Fish and Aquatic Conservation

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Zeta Phi Beta Sorority, Inc. and U.S. Fish and Wildlife Service Sign Historic Agreement

Photo Credit: Zeta Phi Beta Sorority, Inc.
photo of signing of historic agreement

Leading African American sorority Zeta Phi Beta Sorority, Inc. and the U.S. Fish and Wildlife Service (Service) have signed a historic memorandum of understanding in Washington, D.C., to work cooperatively to engage urban youth in outdoor recreation, biological sciences and healthful activity in nature.

The five-year agreement follows last year’s signing of a similar MOU between the Service and Phi Beta Sigma Fraternity Inc., the brother organization of Zeta Phi Beta Sorority.

Steve Guertin, deputy director of the Service, and Mary Breaux Wright, international president of Zeta Phi Beta Sorority, attended the signing ceremony during Zeta Leadership Training, which brought more than 900 sorority leaders to Washington.

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Happy 100 Years Saratoga National Fish Hatchery!

flyer about Saratoga National Fish Hatchery celebrating 100 years

The Saratoga National Fish Hatchery in Saratoga, Wyoming is celebrating its 100th year of operation this year. Festivities will take place July 3 – 5.
The hatchery’s role of egg production has remained throughout most of its history. Fish species produced include various strains of trout (brook, rainbow, brown, golden, cutthroat, lake trout and Dolly Varden (Arctic char), as well as kokanee salmon. 
A current major mission of the hatchery is to produce lake trout eggs in an effort to restore that species to the Great Lakes and producing Yellowstone cutthroat trout for stocking in waters of the Wind River Indian Reservation in Wyoming. The hatchery also raises the endangered Wyoming toad.

Celebration Event Information

 

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3,300 pallid sturgeon tagged in effort to save species

A joint venture of the Missouri Department of Conservation and the Pallid Sturgeon Population Assessment Project.
A joint venture of the Missouri Department of Conservation and the Pallid Sturgeon Population Assessment Project.

In an annual effort to help save the endangered pallid sturgeon, 13 fish biologists recently tagged more than 3,000 pallid sturgeon at the Neosho National Fish Hatchery in Missouri, to prepare them for release into the Missouri River. A database holds the specific serial number for each fish. Neosho says tagging will provide a great deal of information about pallid sturgeon movements and growth when caught later in life.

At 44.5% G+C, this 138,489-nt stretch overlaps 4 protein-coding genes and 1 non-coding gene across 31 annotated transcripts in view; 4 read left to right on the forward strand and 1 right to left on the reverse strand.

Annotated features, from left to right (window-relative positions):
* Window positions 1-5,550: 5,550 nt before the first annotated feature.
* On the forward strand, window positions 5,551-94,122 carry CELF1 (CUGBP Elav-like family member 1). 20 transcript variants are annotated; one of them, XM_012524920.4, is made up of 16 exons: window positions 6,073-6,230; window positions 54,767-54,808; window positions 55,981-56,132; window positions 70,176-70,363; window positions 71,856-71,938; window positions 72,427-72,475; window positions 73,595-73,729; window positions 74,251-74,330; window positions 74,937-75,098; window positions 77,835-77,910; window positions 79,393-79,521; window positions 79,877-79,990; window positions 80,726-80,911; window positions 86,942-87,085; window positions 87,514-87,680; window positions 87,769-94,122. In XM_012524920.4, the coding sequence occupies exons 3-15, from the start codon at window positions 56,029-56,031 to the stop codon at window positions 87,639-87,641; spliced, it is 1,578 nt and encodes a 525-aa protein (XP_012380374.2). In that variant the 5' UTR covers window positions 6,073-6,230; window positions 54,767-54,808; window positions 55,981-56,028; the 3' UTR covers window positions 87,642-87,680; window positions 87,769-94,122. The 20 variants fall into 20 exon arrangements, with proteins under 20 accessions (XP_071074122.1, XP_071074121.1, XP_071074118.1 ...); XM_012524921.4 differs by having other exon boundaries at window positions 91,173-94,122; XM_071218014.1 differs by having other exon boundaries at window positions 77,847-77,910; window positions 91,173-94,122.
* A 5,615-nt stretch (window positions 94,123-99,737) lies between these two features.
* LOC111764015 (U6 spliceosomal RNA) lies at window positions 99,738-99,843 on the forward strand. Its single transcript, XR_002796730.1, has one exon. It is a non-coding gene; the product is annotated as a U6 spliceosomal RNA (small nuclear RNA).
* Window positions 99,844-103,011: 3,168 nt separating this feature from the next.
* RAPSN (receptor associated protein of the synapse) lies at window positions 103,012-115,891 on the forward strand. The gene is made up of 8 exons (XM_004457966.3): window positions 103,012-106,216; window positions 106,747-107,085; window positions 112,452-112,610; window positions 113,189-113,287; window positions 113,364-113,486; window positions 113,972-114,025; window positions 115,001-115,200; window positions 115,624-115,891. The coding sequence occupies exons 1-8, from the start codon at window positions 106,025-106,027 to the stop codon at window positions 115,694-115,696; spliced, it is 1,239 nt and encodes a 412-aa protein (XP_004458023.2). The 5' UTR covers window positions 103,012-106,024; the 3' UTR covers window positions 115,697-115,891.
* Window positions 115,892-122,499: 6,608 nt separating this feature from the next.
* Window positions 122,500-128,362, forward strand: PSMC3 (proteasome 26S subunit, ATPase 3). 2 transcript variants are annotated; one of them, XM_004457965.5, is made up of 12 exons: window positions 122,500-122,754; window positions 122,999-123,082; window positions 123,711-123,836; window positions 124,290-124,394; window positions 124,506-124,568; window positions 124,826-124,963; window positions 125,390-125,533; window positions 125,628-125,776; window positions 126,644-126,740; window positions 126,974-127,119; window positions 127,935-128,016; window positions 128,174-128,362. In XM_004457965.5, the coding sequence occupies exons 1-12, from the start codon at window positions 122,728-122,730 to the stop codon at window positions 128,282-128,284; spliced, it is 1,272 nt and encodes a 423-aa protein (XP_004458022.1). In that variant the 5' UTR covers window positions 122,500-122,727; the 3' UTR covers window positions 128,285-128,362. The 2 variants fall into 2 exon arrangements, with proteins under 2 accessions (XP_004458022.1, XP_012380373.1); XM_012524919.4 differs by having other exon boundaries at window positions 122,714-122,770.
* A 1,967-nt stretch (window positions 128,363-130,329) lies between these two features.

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Summer Fishing Fun in Kansas City!

The 10th annual Urban Kids Fishing Derby hosted by Urban
American Outdoors in Kansas City, Missouri.
Photo by Katie Steiger-Meister/USFWS.
The 10th annual Urban Kids Fishing Derby hosted by Urban American Outdoors in Kansas City, Missouri. Photo by Katie Steiger-Meister/USFWS.

The morning sun was out and the temperature creeping from warm to hot as more than 200 children and their families arrived at Spring Valley Park in Kansas City, Missouri ready for some summer fishing fun. Hosted by Urban American Outdoors and Kansas City Parks and Recreation, the U.S. Fish and Wildlife Service was on-hand to assist. Staff from Neosho National Fish Hatchery and members of their friends group were a pivotal part of the day, stocking the pond with channel catfish from Tishomingo National Fish Hatchery in Oklahoma and bringing dozens of fishing rods and boxes of bait to share with participants.

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Bringing Back a Beauty

Hine’s emerald dragonfly. Photo by USFWS
Hine’s emerald dragonfly. Photo by USFWS

The Genoa National Fish Hatchery in Wisconsin provides more than 30 million fish, eggs and mussels of more than 26 species to meet conservation and research needs all across the country, from New Mexico to Georgia. And now the hatchery is raising the federally endangered Hine’s emerald dragonfly, the only dragonfly on the Endangered Species list.

Dragonflies play an important role in nature. They catch and eat small flying insects, including mosquitoes, biting flies and gnats. In their immature stage (larvae), dragonflies are an important food source for larger aquatic animals such as fish. They also serve as excellent water quality watchdogs.

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Last updated: August 3, 2015